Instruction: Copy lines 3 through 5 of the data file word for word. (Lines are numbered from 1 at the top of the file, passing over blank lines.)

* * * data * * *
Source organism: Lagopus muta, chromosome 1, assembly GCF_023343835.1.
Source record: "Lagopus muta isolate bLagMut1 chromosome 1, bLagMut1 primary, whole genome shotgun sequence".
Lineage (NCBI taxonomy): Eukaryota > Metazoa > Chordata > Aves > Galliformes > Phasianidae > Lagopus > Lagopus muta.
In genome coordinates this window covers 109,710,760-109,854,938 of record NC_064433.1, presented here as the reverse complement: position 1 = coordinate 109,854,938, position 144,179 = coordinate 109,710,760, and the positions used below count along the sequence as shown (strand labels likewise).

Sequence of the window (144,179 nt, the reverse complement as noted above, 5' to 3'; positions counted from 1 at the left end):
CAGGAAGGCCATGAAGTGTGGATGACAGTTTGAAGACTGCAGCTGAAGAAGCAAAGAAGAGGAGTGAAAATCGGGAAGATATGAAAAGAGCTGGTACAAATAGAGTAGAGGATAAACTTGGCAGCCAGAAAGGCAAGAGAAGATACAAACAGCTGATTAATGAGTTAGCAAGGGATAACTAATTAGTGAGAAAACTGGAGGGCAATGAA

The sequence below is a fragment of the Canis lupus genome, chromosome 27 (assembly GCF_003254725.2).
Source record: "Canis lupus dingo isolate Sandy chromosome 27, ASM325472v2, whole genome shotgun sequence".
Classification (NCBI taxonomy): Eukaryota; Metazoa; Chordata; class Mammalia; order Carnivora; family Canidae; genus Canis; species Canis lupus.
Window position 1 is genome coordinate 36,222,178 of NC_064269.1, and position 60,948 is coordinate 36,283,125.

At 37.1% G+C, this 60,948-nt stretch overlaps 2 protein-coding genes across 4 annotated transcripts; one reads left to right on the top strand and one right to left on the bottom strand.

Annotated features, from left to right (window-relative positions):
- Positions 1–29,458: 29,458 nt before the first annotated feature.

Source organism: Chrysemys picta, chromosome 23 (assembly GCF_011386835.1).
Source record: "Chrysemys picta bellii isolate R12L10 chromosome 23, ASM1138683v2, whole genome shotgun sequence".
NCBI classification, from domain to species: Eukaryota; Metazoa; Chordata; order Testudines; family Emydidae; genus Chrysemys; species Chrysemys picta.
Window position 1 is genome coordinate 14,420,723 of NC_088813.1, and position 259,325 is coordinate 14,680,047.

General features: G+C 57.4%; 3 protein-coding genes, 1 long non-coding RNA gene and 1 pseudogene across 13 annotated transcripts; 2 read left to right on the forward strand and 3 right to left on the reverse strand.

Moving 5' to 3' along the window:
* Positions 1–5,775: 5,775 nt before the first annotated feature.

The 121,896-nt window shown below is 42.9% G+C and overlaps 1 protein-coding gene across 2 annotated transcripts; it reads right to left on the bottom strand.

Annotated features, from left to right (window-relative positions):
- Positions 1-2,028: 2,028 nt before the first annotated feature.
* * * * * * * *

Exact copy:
Lineage (NCBI taxonomy): Eukaryota > Metazoa > Chordata > Aves > Galliformes > Phasianidae > Lagopus > Lagopus muta.
In genome coordinates this window covers 109,710,760-109,854,938 of record NC_064433.1, presented here as the reverse complement: position 1 = coordinate 109,854,938, position 144,179 = coordinate 109,710,760, and the positions used below count along the sequence as shown (strand labels likewise).

Sequence of the window (144,179 nt, the reverse complement as noted above, 5' to 3'; positions counted from 1 at the left end):